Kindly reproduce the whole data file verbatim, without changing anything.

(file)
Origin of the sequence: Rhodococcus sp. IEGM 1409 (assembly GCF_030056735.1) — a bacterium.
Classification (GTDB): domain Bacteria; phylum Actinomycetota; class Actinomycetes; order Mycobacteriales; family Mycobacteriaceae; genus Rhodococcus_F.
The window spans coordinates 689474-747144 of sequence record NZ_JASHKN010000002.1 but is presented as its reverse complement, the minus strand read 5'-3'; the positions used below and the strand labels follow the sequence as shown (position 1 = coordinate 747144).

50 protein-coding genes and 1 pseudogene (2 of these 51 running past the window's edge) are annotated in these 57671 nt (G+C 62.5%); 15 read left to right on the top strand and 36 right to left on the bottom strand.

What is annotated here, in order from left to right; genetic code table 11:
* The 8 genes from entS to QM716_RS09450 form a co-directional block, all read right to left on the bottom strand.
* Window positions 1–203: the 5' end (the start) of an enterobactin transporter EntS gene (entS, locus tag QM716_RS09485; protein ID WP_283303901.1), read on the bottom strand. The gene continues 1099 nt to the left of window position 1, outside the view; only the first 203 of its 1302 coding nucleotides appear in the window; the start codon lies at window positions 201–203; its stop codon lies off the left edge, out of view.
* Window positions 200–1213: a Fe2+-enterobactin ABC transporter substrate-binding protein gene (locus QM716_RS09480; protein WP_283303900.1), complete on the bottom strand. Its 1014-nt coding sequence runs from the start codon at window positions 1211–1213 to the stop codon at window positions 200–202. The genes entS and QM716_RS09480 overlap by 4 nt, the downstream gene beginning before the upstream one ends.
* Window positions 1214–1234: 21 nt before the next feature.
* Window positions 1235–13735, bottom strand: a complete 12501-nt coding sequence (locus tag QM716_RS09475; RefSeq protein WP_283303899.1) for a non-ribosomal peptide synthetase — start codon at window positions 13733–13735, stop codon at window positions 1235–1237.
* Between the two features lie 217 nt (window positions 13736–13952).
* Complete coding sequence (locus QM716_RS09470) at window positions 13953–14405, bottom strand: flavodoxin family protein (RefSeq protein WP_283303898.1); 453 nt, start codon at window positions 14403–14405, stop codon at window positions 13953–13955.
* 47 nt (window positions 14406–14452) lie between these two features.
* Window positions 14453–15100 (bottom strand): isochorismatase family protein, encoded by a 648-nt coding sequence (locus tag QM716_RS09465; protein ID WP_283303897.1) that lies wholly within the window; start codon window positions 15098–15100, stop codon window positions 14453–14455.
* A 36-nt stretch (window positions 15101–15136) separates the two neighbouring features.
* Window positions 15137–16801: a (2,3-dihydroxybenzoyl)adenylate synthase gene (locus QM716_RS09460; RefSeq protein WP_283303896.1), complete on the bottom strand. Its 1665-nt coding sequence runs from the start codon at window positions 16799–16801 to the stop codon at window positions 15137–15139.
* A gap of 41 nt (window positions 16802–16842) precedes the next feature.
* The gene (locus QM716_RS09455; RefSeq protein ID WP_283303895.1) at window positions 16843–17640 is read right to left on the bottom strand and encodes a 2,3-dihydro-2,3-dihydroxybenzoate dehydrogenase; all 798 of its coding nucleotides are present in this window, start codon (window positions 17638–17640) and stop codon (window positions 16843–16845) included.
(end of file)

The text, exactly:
Origin of the sequence: Rhodococcus sp. IEGM 1409 (assembly GCF_030056735.1) — a bacterium.
Classification (GTDB): domain Bacteria; phylum Actinomycetota; class Actinomycetes; order Mycobacteriales; family Mycobacteriaceae; genus Rhodococcus_F.
The window spans coordinates 689474-747144 of sequence record NZ_JASHKN010000002.1 but is presented as its reverse complement, the minus strand read 5'-3'; the positions used below and the strand labels follow the sequence as shown (position 1 = coordinate 747144).

50 protein-coding genes and 1 pseudogene (2 of these 51 running past the window's edge) are annotated in these 57671 nt (G+C 62.5%); 15 read left to right on the top strand and 36 right to left on the bottom strand.

What is annotated here, in order from left to right; genetic code table 11:
* The 8 genes from entS to QM716_RS09450 form a co-directional block, all read right to left on the bottom strand.
* Window positions 1–203: the 5' end (the start) of an enterobactin transporter EntS gene (entS, locus tag QM716_RS09485; protein ID WP_283303901.1), read on the bottom strand. The gene continues 1099 nt to the left of window position 1, outside the view; only the first 203 of its 1302 coding nucleotides appear in the window; the start codon lies at window positions 201–203; its stop codon lies off the left edge, out of view.
* Window positions 200–1213: a Fe2+-enterobactin ABC transporter substrate-binding protein gene (locus QM716_RS09480; protein WP_283303900.1), complete on the bottom strand. Its 1014-nt coding sequence runs from the start codon at window positions 1211–1213 to the stop codon at window positions 200–202. The genes entS and QM716_RS09480 overlap by 4 nt, the downstream gene beginning before the upstream one ends.
* Window positions 1214–1234: 21 nt before the next feature.
* Window positions 1235–13735, bottom strand: a complete 12501-nt coding sequence (locus tag QM716_RS09475; RefSeq protein WP_283303899.1) for a non-ribosomal peptide synthetase — start codon at window positions 13733–13735, stop codon at window positions 1235–1237.
* Between the two features lie 217 nt (window positions 13736–13952).
* Complete coding sequence (locus QM716_RS09470) at window positions 13953–14405, bottom strand: flavodoxin family protein (RefSeq protein WP_283303898.1); 453 nt, start codon at window positions 14403–14405, stop codon at window positions 13953–13955.
* 47 nt (window positions 14406–14452) lie between these two features.
* Window positions 14453–15100 (bottom strand): isochorismatase family protein, encoded by a 648-nt coding sequence (locus tag QM716_RS09465; protein ID WP_283303897.1) that lies wholly within the window; start codon window positions 15098–15100, stop codon window positions 14453–14455.
* A 36-nt stretch (window positions 15101–15136) separates the two neighbouring features.
* Window positions 15137–16801: a (2,3-dihydroxybenzoyl)adenylate synthase gene (locus QM716_RS09460; RefSeq protein WP_283303896.1), complete on the bottom strand. Its 1665-nt coding sequence runs from the start codon at window positions 16799–16801 to the stop codon at window positions 15137–15139.
* A gap of 41 nt (window positions 16802–16842) precedes the next feature.
* The gene (locus QM716_RS09455; RefSeq protein ID WP_283303895.1) at window positions 16843–17640 is read right to left on the bottom strand and encodes a 2,3-dihydro-2,3-dihydroxybenzoate dehydrogenase; all 798 of its coding nucleotides are present in this window, start codon (window positions 17638–17640) and stop codon (window positions 16843–16845) included.